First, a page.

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OVERALL EFFECTIVENESS: OUSTANDING

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QUALITY OF EDUCATION

OUTSTANDING

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BEHAVIOUR AND ATTITUDES

OUTSTANDING

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PERSONAL DEVELOPMENT

OUTSTANDING

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LEADERSHIP AND MANAGEMENT

OUTSTANDING

Inspection of Little Acorns Childcare

Beacon Church, Oakes Road, Bury St. Edmunds IP32 6PX
 

Inspection date: 15 July 2021

Overall effectiveness: Outstanding

The quality of education: Outstanding

Behaviour and attitudes: Outstanding

Personal development: Outstanding

Leadership and management: Outstanding

Overall effectiveness at previous inspection: Requires improvement

What is it like to attend this early years setting?

The provision is outstanding

Children who could not attend during the COVID-19 (coronavirus) pandemic are eager to return to the setting. They show that they feel totally safe as they wave goodbye to their parents and warmly greet the staff. Children have remarkably high levels of curiosity and demonstrate excellent problem-solving skills. For example, they skilfully work out how to operate a clamp to secure a polystyrene block to the table. Their physical skills develop extremely well while using a range of real tools, bolts and screws to build their own complex models. This helps children to perfect their finer muscle movements ready for when they start writing.

 

Children with special educational needs and/or disabilities (SEND) are provided with highly attentive support to meet their complex needs. They rapidly learn to concentrate on tasks and increase their interactions with others. For example, children with SEND show exceptionally high levels of focus and attention while exploring toys with various textures and moveable parts.

 

Behaviour is exemplary. Children feel valued as individuals and take comfort in knowing that their key person is always close by for reassurance. From a young age, they show an instinctive desire to be kind, helpful and caring towards others. For instance, they offer genuine praise and warm encouragement to celebrate the achievements of others. Children get to meet people from the local community who speak different languages and follow different cultural practices. This helps to widen their awareness of similarities and differences in a highly meaningful way.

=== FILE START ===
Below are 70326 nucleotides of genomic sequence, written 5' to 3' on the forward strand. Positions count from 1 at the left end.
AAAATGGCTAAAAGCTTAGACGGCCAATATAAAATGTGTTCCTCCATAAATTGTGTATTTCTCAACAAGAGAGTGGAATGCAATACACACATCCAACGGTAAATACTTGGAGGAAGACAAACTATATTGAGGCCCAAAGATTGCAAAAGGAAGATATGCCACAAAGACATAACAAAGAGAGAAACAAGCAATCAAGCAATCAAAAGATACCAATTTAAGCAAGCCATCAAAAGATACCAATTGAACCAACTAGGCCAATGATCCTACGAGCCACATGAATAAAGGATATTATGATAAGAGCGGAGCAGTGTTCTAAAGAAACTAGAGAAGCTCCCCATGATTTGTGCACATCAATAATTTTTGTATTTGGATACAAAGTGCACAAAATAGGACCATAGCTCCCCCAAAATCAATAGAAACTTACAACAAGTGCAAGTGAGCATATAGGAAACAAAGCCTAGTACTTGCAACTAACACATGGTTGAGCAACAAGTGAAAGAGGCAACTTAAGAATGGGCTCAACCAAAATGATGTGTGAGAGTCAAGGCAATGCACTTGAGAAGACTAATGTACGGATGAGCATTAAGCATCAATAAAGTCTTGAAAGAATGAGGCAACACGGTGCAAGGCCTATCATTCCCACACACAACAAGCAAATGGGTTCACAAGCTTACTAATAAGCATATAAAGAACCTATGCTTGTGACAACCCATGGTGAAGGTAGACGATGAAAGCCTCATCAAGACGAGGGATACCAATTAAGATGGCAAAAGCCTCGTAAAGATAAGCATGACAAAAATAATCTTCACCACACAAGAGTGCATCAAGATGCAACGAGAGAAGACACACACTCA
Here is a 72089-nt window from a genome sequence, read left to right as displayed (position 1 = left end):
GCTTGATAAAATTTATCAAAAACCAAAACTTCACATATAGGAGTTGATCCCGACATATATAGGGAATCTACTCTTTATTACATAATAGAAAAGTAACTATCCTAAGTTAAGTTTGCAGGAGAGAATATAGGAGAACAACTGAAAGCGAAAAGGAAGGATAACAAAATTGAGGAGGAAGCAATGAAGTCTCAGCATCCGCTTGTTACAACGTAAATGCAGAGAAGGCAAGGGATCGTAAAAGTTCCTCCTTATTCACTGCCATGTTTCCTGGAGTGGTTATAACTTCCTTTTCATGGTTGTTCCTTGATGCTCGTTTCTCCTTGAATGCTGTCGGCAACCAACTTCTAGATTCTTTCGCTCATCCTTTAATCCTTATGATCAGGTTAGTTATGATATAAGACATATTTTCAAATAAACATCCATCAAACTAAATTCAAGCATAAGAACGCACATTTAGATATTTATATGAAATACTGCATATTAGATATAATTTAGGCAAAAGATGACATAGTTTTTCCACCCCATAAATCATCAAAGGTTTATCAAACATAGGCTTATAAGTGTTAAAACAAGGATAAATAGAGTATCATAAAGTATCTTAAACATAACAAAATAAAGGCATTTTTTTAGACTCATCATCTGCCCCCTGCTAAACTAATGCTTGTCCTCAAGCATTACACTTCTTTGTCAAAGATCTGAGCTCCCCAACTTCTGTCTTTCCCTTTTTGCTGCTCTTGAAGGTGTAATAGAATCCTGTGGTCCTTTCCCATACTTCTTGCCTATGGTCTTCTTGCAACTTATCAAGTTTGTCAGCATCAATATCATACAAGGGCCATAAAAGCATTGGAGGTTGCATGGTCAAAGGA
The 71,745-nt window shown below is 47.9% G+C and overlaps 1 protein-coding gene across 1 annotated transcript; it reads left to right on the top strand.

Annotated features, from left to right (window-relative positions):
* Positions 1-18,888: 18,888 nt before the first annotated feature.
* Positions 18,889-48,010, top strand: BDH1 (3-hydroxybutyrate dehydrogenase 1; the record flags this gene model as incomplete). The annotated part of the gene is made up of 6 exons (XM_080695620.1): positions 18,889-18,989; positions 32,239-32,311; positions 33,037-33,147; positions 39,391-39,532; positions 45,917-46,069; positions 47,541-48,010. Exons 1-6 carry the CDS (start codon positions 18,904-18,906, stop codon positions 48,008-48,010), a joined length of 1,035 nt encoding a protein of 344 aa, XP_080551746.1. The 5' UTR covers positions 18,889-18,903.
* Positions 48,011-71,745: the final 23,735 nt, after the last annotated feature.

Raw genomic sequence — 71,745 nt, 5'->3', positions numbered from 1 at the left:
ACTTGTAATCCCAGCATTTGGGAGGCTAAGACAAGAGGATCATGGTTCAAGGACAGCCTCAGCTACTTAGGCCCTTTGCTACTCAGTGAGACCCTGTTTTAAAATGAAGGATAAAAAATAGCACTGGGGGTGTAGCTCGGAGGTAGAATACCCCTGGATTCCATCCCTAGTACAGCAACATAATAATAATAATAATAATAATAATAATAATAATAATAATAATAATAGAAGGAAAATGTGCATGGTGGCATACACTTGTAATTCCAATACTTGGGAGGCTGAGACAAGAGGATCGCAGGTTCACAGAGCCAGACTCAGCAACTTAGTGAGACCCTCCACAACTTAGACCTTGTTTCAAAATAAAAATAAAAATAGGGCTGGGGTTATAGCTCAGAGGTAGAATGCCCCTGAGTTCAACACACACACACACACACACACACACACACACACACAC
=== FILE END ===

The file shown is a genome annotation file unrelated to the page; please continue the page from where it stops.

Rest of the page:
What does the early years setting do well and what does it need to do better?

  • The manager provides exceptional leadership and coaching for the committed staff team. Staff continuously reflect on their practice and strive to further their skills and knowledge. This leads to excellent improvements to the quality of education. For example, following training, staff successfully introduced a dedicated learning space to help children focus on activities with less distraction.

  • Staff diligently research and develop a deep understanding of how children learn and make progress. Their interactions with children are highly focused on what they want them to learn next. They take an extremely creative approach in providing very rich learning experiences. This motivates children, including the youngest, to delve into activities and embrace new challenges.

  • Promoting children's communication and language skills is given the utmost priority. Staff recognise that some children need more support in this aspect of their development. They seize every moment to inspire children to be involved in meaningful conversations and practise new words. As a result, children rapidly learn to use new vocabulary in the right situations and talk extremely confidently during group interactions.




 

  • Staff have very high expectations for children. They constantly support children to enhance their already excellent independence skills. For example, they create a working kitchen area, with utensils, sink and electrical appliances, which is fully accessible to children, with supervision. Children are adept at managing all tasks at mealtimes and need no reminders to clear their plates or sweep up crumbs.

  • Children delight in accessing books and listening to stories. The dedicated reading area is comfortable, inviting and very well used. Two-year-old children confidently select their favourite books and tell their parents about the stories. Staff are highly skilled in capturing children's undivided attention when they read stories to them. They read with great enthusiasm and encourage children to get fully involved, acting out different parts of the stories.

  • Carefully planned settling-in procedures help staff to gather as much information as possible about what children can do before they start. Parents say that staff show a genuine commitment to meeting their family's needs. For example, staff help parents to link up with outside professionals to secure timely health assessments and additional funding for their children. This helps to ensure all children, including those with SEND, make excellent progress given their capabilities.